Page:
The Center on Enhancing Early Learning Outcomes (CEELO) is proud to partner with New America on this blog series highlighting early learning opportunities and challenges under the Every Student Succeeds Act (ESSA).
The Every Student Succeeds Act (ESSA) offers an opportunity for states to take a new look at state accountability and school improvement. This policy area has been a focal point of ESSA implementation in many states, and for good reason: it’s one of the areas where states have the most influence on (and leverage over) local decisions. It’s also an area where states have significant new flexibility. That combination makes it a key opportunity for early childhood advocates, who can help states shape systems that will strengthen the focus on early grades — and help states create a more sturdy bridge from the pre-K years to the tested grades.
Historically the K-2 years have been ignored in state accountability systems. The focus of accountability was on the tested years (grades three and up), and so schools under pressure to improve performance frequently emphasized interventions in those years. For example, research has shown some schools placed weaker teachers in K-2. Because schools will always face short-term pressure to improve performance on accountability measures, states that want to cultivate strong performance in the K-2 years and early learning should make sure that accountability systems encourage attention to those years. For the many school leaders who felt a tension between the pressures of accountability and the research on the importance of the early years, this will be a welcome change.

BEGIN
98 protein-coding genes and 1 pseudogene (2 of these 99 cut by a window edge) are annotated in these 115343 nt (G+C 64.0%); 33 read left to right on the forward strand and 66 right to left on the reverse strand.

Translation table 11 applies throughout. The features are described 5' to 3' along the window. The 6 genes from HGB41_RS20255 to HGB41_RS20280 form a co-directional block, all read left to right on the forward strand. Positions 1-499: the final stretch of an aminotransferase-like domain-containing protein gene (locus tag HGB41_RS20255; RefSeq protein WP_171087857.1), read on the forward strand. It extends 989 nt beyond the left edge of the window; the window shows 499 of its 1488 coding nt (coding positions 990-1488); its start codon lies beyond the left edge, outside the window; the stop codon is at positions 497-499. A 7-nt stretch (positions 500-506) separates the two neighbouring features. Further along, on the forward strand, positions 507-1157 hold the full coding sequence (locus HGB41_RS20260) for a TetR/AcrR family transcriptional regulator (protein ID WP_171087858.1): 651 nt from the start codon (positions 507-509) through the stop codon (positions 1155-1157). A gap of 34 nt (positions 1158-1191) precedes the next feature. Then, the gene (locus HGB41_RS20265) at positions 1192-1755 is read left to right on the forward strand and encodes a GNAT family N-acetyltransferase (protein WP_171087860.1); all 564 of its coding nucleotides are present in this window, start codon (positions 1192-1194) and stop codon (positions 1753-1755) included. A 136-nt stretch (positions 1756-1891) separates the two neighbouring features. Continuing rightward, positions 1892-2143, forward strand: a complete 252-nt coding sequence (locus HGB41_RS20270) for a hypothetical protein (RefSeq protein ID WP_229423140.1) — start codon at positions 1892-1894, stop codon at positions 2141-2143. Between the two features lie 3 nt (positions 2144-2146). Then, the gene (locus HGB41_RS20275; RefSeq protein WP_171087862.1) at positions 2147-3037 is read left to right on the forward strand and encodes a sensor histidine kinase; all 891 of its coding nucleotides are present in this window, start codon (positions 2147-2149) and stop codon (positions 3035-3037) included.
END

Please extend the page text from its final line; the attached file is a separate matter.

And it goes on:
ESSA places significant restrictions on what metrics states can use; and even beyond those federal limits, states need to be cautious when selecting K-2 metrics. For example, assessments used during those years generally are not appropriate for accountability purposes. One approach is to focus on chronic absenteeism, which is already showing up in many state accountability plans. States could choose to overweight this metric in the K-2 years given the lack of other available metrics in that period. This metric also creates the right incentives: if schools are being judged on the attendance of their kindergartners, that creates an incentive for them to build relationships with early learning programs and engage families in their communities to build and strengthen that bridge between the early years and early grades. Indeed, there are many reasons why chronic absenteeism as an accountability metric creates the right incentives for educational leaders.
More and better metrics for young children’s school success that are both reliable and valid when used as part of an accountability framework are needed; but chronic absenteeism is a great place to start. While states might not have other metrics readily available for use, they can work to develop them for future use – in fact, Illinois has created a task force to do just that.
When it comes to school improvement, states have several important elements to consider: diagnosis, improvement strategy, and metrics of success.